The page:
The population: people in prison. Remember them?
The biblical maxim: Matthew 25:36. I’ll circle back to that.
The speaker was Michelle Jones and her story couldn’t be more vexing or incredible.
Jones was convicted of murdering her 4-year-old son and given a 50 year sentence (later reduced to 20 years due to her committed effort to become a better human). In prison, Jones educated herself. Today she is a candidate for a doctorate degree at NYU.
She pays taxes. She is educated and she is giving back by educating others.
All of that tells me regardless of your crimes, you are never over. God makes no disposable people. Even if you are one of those seemingly unworthy souls whose sins are so bad that the best society can do is build cages to confine you, redemption is still possible.
But our dominant view of prisons and the people they hold is somewhat unforgiving. This might be changing, but slowly if so.
For decades we’ve supported a system that euthanizes the potential of the incarcerated, breaks their spirits, and, perhaps, returns them to society a lesser threat than they were before being sentenced.
That’s our retributive society in all it’s glory. Mean. Merciless. Expedient.
Each time I revisit Matthew 25:36 I’m struck not only by its elegant mandate for us to care for each other, especially the downtrodden, but also by one of its points we fail to observe.
Jesus says “I was hungry, and you fed me. I was thirsty, and you gave me a drink. I was a stranger, and you invited me into your home. I was naked, and you gave me clothing. I was sick, and you cared for me. I was in prison, and you visited me.“
Providing the basics (food, drink, shelter, clothing, etc.) but that command to not forget about the people who are made forgettable by their prison sentences?
Those of us who see faith as our salvation and education as an equalizer can’t ignore stories like Jones’, stories that beg for our love of justice and our creativity for policy solutions. What is the future of education reform if it doesn’t continue to solve systemic problems where government has failed?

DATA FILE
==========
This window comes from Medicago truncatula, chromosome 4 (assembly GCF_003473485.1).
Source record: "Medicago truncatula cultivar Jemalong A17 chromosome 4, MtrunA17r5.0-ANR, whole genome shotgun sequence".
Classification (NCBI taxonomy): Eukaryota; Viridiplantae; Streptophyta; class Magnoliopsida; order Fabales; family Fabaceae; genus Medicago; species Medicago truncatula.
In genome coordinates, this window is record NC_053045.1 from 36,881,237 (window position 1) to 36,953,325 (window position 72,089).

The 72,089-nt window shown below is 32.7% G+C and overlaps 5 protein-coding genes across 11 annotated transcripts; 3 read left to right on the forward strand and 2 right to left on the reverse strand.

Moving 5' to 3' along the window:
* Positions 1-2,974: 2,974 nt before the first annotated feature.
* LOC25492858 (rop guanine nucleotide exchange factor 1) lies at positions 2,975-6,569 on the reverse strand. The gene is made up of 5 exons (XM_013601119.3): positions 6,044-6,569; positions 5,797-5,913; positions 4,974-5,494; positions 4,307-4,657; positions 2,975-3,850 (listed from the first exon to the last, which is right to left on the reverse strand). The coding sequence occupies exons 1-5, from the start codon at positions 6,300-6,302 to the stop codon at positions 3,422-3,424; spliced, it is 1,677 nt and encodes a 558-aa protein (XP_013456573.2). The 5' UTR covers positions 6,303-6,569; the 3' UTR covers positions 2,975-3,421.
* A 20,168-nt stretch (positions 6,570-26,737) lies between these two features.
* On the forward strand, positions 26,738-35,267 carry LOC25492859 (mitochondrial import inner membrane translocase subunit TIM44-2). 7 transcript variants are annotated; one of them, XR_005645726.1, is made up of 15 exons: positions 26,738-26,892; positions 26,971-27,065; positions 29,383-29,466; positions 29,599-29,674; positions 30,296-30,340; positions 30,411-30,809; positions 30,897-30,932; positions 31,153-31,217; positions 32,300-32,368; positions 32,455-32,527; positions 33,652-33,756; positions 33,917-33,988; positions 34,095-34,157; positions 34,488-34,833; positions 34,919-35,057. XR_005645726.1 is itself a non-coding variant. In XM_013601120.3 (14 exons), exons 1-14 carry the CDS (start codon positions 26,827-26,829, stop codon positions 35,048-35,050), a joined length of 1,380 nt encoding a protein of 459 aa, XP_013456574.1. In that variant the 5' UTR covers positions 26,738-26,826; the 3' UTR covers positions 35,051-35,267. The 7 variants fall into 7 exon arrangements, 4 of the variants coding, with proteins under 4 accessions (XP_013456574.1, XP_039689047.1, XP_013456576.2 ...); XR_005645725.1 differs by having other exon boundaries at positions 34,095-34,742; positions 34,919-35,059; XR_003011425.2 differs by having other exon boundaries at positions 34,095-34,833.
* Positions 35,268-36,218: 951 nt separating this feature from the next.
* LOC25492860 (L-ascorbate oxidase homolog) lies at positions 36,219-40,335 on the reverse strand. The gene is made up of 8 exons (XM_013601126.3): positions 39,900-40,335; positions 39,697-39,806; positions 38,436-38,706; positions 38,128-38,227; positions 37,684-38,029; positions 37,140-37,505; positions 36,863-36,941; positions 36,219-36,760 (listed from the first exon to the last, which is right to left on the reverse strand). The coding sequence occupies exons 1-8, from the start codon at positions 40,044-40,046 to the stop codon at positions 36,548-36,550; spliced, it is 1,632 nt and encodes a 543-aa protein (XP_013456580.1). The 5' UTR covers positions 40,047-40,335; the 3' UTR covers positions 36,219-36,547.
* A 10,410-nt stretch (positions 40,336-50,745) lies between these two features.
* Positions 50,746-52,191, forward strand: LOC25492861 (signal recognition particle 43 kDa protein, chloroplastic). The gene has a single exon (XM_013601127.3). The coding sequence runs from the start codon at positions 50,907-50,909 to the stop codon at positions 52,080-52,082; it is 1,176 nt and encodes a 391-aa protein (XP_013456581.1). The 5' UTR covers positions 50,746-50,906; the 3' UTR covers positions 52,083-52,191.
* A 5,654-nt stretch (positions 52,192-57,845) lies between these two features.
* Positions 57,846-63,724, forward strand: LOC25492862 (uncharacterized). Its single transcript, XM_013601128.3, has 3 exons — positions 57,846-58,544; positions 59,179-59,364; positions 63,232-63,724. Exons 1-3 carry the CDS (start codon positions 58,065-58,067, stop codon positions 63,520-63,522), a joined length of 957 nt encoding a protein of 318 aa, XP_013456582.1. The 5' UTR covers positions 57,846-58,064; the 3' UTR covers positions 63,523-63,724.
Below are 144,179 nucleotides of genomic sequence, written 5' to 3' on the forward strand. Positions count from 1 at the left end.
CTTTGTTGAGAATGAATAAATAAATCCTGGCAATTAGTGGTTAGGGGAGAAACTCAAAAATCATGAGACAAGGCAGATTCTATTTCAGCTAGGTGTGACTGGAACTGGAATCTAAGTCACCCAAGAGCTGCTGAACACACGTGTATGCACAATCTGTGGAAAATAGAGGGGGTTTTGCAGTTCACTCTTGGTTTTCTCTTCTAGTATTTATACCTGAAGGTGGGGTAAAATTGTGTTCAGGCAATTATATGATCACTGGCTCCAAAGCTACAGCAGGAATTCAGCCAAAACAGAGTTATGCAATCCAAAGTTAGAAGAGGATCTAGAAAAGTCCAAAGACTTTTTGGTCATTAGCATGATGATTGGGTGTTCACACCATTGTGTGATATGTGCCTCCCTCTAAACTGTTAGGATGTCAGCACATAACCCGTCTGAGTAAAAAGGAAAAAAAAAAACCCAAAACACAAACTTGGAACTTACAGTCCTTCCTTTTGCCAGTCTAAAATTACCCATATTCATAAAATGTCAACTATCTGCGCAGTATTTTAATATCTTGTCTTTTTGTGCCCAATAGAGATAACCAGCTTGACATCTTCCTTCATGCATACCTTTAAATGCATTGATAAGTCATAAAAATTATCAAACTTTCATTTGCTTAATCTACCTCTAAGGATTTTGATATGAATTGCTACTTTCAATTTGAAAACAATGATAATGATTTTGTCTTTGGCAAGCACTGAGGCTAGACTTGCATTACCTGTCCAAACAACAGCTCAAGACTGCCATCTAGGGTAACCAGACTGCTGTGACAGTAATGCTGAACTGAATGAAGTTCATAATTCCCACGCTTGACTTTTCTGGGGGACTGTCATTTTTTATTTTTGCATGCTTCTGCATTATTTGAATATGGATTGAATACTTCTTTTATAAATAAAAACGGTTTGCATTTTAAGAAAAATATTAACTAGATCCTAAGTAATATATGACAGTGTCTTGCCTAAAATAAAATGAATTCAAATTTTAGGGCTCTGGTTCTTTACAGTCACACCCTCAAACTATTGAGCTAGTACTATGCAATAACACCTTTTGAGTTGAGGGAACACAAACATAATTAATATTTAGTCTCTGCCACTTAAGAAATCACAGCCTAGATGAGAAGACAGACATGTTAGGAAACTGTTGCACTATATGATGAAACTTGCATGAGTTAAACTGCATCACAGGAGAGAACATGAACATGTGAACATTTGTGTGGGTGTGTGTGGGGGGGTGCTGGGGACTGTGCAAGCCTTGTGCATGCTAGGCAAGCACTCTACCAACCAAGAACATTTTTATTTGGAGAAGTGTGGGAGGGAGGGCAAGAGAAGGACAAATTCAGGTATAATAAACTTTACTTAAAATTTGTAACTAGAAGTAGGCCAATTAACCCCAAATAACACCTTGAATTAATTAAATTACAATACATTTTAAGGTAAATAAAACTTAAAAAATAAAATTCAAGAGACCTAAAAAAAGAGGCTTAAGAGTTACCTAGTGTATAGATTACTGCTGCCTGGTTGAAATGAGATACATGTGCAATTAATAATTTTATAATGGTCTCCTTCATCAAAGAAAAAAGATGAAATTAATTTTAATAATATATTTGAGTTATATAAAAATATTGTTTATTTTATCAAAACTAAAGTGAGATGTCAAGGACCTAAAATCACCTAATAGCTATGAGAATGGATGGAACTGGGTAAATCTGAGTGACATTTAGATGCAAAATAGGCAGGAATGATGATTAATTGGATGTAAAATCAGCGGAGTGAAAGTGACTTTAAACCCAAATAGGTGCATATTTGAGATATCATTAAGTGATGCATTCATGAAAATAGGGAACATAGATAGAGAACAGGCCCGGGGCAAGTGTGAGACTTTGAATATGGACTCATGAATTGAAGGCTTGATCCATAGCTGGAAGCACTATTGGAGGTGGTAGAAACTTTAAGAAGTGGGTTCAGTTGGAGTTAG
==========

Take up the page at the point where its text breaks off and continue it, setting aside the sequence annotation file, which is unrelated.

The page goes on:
If we truly intend to address the “school-to-prison-pipeline” we will focus on more than the discipline policies that separate a statistically small population of students from formal schooling (and thus expediting their route to imprisonment). We will also focus on ending knowledge poverty – the want of fundamental decoding skills – wherever it exists.
Research tells us students who fail to read in the early grades are more likely to drop out of high school. Further, the likelihood that a person will be incarcerated balloons if they do not earn a high school diploma.
An astounding 41% of prison immates have less than a high school education, 85% of juveniles involved with the criminal justice system are functionally illiterate, and 60% of the nation’s inmates overall are illiterate.
Let’s call the reading crisis what it is, a school-to-prison express. The high-stakes of being knowledge poor is the difference between life or death, freedom or captivity, mainstreaming or marginalization.
If our most prized reforms fail to catch students before they’re lost to the prison system, then our reforms should catch up to them once they are there. We should support education for the incarcerated and innovate it to help far more people leave prison ready to succeed.
To that end, I’ll let another formerly incarcerated person drive the point home better than I can. Meet Aisha Elliot, a mother who was incarcerated at age 19.
Once in prison—New York State’s only maximum-security prison for women—I immediately thought about getting out. I knew from the beginning that I really wanted to go to school. After all, I finally had the time (running the streets doesn’t leave much time for education or parenting). I earned my GED in 1993, my Associate’s in 1999 and my Bachelor’s in Sociology in 2000. Alongside these academic courses…